It’s important to embrace KPIs and view them as a valuable means to drive success rather than pinpoint failure, both individual and company-wide. Metrics help you make sense of all your marketing efforts, putting you in a better position to optimize activities so they contribute highly to overall business growth. 90% of executives surveyed in a recent Return Path report believe that their email marketing strategy is successful in achieving wider business objectives.

A great way to plan your KPIs is to use the SMART planning methodology – this will ensure that metrics are specific, measurable, achievable, realistic and timely. These are all pre-requisites in achieving value from your KPI process.

SMART

Specific – rather than say that you’ll focus on increasing open rates, say by how much i.e. “we aim to increase unique open rates by 5%”

Measurable – make sure you can measure the results of your efforts – luckily with email, just about everything is trackable!

Achievable – set goals which are a stretch and will require hard work, but which aren’t unrealistic. KPIs should be met continuously; falling at the first hurdle will just encourage a deviation from your core objectives

Realistic – think about ways you can turn your goals into reality. If we consider the increase in open rates example, think about how you would go about boosting this metric, via tools such as send time optimization and subject line testing

Timely – give yourself enough time to achieve your KPIs, but not so much time that they lack a sense of urgency and become redundant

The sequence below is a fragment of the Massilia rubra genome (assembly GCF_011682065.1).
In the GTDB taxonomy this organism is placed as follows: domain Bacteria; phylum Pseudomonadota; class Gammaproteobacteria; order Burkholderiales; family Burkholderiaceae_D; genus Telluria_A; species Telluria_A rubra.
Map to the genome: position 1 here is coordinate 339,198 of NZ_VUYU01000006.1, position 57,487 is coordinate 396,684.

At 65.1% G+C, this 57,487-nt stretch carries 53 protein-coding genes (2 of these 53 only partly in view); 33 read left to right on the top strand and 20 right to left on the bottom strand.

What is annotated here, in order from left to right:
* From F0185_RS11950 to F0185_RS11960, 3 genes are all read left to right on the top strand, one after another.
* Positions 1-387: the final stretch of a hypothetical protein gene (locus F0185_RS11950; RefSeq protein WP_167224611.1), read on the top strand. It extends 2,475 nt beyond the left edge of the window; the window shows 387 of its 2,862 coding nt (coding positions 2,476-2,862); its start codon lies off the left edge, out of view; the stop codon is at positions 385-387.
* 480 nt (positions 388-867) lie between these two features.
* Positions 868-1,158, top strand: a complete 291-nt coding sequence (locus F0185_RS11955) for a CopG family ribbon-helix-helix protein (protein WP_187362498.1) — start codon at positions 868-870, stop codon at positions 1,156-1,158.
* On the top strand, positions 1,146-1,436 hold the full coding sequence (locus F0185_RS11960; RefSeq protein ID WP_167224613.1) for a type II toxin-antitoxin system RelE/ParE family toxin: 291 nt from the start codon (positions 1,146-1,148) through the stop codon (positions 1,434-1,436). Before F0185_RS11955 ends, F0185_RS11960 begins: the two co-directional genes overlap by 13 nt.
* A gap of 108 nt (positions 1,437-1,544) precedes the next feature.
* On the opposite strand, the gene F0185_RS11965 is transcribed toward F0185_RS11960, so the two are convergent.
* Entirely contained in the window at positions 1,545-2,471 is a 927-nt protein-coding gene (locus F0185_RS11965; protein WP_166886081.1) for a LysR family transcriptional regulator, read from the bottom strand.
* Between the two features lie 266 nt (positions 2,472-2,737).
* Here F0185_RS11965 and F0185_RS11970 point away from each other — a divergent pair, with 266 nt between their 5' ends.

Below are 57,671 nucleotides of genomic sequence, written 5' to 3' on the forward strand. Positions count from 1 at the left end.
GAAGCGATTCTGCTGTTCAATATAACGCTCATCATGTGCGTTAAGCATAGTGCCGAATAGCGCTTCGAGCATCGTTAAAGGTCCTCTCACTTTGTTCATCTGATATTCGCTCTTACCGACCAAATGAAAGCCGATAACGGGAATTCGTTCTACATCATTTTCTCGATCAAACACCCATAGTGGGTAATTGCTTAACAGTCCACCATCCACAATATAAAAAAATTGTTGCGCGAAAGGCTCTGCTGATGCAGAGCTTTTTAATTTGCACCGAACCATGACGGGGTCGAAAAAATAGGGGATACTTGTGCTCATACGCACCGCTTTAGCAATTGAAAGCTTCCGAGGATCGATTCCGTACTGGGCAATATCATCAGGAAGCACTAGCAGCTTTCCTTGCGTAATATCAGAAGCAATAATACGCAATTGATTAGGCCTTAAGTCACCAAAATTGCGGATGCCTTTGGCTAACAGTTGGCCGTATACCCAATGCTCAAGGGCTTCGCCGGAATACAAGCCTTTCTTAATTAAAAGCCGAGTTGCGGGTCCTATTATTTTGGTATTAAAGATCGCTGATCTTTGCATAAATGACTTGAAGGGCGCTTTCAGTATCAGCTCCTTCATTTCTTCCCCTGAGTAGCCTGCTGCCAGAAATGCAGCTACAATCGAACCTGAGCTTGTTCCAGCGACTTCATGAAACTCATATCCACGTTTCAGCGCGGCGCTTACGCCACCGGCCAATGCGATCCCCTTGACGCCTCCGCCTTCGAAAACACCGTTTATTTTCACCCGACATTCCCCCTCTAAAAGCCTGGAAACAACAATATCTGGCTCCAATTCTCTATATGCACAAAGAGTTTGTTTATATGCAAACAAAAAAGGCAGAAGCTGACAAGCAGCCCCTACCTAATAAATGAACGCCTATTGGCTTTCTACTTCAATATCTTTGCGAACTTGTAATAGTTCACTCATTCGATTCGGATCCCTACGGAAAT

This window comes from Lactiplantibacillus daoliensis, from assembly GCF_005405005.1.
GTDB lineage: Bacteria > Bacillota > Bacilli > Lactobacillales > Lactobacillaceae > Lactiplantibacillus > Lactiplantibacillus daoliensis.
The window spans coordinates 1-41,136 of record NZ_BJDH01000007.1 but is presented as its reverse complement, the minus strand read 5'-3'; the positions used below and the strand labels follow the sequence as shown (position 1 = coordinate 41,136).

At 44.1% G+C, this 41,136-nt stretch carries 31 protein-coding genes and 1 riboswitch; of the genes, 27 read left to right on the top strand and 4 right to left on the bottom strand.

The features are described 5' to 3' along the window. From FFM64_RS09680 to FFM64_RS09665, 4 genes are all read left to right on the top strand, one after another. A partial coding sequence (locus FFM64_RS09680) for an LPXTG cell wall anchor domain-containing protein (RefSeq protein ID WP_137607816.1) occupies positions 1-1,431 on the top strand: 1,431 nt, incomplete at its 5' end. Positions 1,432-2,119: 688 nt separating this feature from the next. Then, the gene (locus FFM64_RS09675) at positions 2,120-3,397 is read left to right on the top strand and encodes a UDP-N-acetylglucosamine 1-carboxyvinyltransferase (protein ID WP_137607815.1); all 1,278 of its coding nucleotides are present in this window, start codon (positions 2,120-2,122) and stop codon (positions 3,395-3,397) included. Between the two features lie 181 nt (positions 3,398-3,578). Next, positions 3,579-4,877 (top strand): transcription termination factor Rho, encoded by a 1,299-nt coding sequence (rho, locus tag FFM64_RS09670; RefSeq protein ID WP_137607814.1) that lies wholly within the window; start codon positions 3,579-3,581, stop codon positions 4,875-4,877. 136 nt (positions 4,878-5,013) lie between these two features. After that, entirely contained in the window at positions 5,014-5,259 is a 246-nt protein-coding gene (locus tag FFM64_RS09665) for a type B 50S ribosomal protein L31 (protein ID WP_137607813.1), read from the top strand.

Email marketing objectives

When putting KPIs into place, it’s important to understand your core email marketing objectives. The likely ones are:

  • Driving ROI
  • Maximizing conversions (downloads, demo requests, event registrations, purchases etc.)
  • Increasing list growth (i.e. organic: website, in-store)
  • Increasing opens and click throughs
  • Promoting social sharing
  • Reducing bounces
  • Decreasing unsubscribes

Of these objectives, ROI tends to be the most crucial for key stakeholders. However, as they’re all interconnected with revenue growth, it’s advisable to measure them individually so that you can better judge your email performance. According to Return Path, 67% of top executives surveyed in its report believe that conversions are the most useful KPI for measuring email success, followed by ROI and click throughs.

KPIs will be different for every single business. Start with your top-level goals, filter down to objectives and then set granular metrics that benchmark your success. Email is widely considered as the most effective online channel, essential in funnelling sales and driving revenue. Many will therefore have a vested interest, so it’s more important than ever to track and optimize its performance.

The post Email marketing is evolving and knowing your KPIs is more important than ever appeared first on The Marketing Automation Blog.

Reblogged 2 months ago from blog.dotmailer.com

How to tap into the consumer’s psyche with your email marketing campaigns